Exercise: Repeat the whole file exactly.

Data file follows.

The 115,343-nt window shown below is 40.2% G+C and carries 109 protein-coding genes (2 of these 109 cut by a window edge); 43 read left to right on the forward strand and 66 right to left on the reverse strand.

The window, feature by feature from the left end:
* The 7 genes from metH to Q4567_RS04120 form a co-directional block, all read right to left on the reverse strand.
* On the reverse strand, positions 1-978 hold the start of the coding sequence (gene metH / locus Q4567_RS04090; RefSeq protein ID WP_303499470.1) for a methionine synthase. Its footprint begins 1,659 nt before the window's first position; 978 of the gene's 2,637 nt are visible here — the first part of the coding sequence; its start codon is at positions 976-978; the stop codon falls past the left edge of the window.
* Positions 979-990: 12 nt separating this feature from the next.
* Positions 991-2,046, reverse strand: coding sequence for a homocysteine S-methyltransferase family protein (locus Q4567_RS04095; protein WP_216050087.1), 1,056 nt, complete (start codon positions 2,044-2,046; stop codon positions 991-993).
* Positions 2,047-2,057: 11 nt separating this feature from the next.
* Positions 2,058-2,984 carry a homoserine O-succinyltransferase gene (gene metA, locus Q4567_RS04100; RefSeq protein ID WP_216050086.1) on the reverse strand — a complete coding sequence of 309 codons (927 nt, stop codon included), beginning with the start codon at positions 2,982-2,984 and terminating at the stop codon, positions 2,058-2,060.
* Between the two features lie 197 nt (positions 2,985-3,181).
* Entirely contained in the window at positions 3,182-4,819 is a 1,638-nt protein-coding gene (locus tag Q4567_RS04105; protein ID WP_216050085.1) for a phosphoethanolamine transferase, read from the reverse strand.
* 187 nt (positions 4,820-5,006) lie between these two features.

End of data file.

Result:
The 115,343-nt window shown below is 40.2% G+C and carries 109 protein-coding genes (2 of these 109 cut by a window edge); 43 read left to right on the forward strand and 66 right to left on the reverse strand.

The window, feature by feature from the left end:
* The 7 genes from metH to Q4567_RS04120 form a co-directional block, all read right to left on the reverse strand.
* On the reverse strand, positions 1-978 hold the start of the coding sequence (gene metH / locus Q4567_RS04090; RefSeq protein ID WP_303499470.1) for a methionine synthase. Its footprint begins 1,659 nt before the window's first position; 978 of the gene's 2,637 nt are visible here — the first part of the coding sequence; its start codon is at positions 976-978; the stop codon falls past the left edge of the window.
* Positions 979-990: 12 nt separating this feature from the next.
* Positions 991-2,046, reverse strand: coding sequence for a homocysteine S-methyltransferase family protein (locus Q4567_RS04095; protein WP_216050087.1), 1,056 nt, complete (start codon positions 2,044-2,046; stop codon positions 991-993).
* Positions 2,047-2,057: 11 nt separating this feature from the next.
* Positions 2,058-2,984 carry a homoserine O-succinyltransferase gene (gene metA, locus Q4567_RS04100; RefSeq protein ID WP_216050086.1) on the reverse strand — a complete coding sequence of 309 codons (927 nt, stop codon included), beginning with the start codon at positions 2,982-2,984 and terminating at the stop codon, positions 2,058-2,060.
* Between the two features lie 197 nt (positions 2,985-3,181).
* Entirely contained in the window at positions 3,182-4,819 is a 1,638-nt protein-coding gene (locus tag Q4567_RS04105; protein ID WP_216050085.1) for a phosphoethanolamine transferase, read from the reverse strand.
* 187 nt (positions 4,820-5,006) lie between these two features.